The second factor has been greater transparency in monetary policy. Even in the late 1980s, the FOMC acted in secret. “Fed watchers” tried to guess whether a policy change had occurred by watching money supply data or changes in bank reserves. But in the mid-1990s, the FOMC began announcing the policy rate change, and over the years it has been increasingly transparent about its policy expectations. In general, society tends to regard transparency as a good in itself. But by clarifying the orientation of its policy, the markets could adapt and therefore had little to fear from “surprises”. In the non-banking banking system, participants could use derivatives to protect their positions from policy changes, making them less efficient.
Thus, due to changes in financial markets and increased openness, the FOMC has lost its ability to use financial conditions as an effective policy tool. For example, in the chart above, the FOMC steadily raised rates from 2004 to 2006. During that time, financial conditions remained unchanged. Then, in 2007-2008, when financial conditions deteriorated rapidly, aggressive rate cuts could do little to improve them. It took years of “zero interest rate policy” and cycles of quantitative easing (QE) to finally improve financial conditions to a level consistent with the period before the Great Financial Crisis.
Recent history shows that when financial conditions weaken, the FOMC takes aggressive and quick action to reduce them. In March 2020, financial conditions deteriorated quite rapidly, and not only did the FOMC lower rates quickly, but it implemented broad intervention in financial markets to support their function. Moreover, the balance sheet was expanded at a rate not seen outside of wartime. Obviously, the pandemic was part of the policy response, but widening credit spreads and other signs of financial stress were also part of the Fed’s actions.
While the call to deliberately undermine financial conditions is understandable, the chart above shows that it could trigger unintended results. We are no longer in a world where financial conditions deteriorate alongside changes in the policy rate. Instead, over the past 24 years, these conditions have shown a tendency to ignore policy tightening, only to deteriorate rapidly with little warning. A modest weakening in financial conditions could be welcome, increasing the potency of tighter policy. However, a sudden spike, as seen in 2008 and 2020, could be destabilizing, forcing the FOMC to quickly reverse its current policy course. Unfortunately, such events are almost impossible to predict in advance, although we can say that they seem to occur after cycles of tightening.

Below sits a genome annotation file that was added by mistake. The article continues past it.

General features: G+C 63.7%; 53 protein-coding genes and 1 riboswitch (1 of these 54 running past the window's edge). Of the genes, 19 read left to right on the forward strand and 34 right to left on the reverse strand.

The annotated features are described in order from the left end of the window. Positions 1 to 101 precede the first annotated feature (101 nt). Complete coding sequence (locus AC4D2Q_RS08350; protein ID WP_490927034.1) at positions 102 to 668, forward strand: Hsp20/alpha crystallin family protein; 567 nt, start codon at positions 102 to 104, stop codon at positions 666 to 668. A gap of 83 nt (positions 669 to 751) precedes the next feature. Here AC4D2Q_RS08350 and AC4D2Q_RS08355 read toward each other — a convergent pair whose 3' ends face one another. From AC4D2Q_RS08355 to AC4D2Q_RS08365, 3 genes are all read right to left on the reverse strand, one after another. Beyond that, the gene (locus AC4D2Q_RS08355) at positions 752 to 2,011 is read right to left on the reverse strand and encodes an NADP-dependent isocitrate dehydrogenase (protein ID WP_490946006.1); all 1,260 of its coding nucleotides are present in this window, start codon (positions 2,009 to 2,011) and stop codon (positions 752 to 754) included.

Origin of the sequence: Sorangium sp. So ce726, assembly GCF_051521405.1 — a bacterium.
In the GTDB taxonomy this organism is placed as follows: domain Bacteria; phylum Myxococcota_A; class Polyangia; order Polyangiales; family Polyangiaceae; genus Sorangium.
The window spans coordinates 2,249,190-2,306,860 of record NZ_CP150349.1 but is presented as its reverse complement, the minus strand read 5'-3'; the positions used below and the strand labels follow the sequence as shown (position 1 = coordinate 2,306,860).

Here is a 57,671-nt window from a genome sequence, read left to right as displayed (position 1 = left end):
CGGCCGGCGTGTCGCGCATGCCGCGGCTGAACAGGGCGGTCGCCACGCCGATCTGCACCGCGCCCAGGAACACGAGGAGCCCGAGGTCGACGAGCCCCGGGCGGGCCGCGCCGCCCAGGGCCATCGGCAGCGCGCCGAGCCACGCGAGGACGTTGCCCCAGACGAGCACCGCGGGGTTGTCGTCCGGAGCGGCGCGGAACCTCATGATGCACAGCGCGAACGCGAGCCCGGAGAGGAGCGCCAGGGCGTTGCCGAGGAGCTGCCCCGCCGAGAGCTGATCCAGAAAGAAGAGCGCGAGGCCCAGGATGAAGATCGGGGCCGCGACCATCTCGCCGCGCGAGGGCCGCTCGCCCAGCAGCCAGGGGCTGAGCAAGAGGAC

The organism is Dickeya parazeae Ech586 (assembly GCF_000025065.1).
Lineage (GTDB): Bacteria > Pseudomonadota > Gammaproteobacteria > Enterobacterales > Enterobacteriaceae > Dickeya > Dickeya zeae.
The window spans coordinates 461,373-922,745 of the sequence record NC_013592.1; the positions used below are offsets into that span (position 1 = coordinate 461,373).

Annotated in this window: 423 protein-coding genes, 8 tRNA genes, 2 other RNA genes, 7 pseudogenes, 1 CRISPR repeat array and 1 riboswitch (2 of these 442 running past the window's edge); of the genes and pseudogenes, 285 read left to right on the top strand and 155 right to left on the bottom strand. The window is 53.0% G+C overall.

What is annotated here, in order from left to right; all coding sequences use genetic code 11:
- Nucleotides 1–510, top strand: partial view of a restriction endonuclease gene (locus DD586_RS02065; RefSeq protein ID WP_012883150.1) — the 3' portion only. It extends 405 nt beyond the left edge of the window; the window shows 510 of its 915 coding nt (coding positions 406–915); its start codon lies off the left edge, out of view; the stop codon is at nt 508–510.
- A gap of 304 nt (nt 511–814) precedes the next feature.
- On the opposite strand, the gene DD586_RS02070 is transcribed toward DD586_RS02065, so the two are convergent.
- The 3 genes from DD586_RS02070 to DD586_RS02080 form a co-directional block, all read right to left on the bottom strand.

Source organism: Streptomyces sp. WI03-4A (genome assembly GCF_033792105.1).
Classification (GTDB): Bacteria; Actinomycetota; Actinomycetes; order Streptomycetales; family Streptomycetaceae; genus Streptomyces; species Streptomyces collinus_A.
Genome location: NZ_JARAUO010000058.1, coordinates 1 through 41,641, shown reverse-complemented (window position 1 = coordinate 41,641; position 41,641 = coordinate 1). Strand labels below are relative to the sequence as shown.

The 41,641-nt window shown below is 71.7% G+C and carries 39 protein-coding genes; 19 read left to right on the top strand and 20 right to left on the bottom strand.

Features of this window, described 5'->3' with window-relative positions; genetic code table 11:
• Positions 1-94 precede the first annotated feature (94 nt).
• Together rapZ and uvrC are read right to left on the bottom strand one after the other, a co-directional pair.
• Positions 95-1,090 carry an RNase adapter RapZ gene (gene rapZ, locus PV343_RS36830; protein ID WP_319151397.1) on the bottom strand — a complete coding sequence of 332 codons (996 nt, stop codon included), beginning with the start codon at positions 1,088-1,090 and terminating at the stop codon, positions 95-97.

It is possible that 2008 and 2020 reflect the immaturity of the non-banking financial system and that markets have moved to a point where such market events have become less likely. The safety nets offered by the Fed in March 2020 could serve as a model for containing financial crises. Therefore, letting financial conditions deteriorate is less risky. However, it seems to us that the burden of proof is to prove that the crunch won’t “break something”. And so, we remain vigilant, watching for funding issues that could trigger a run on liquidity and force the FOMC to relax.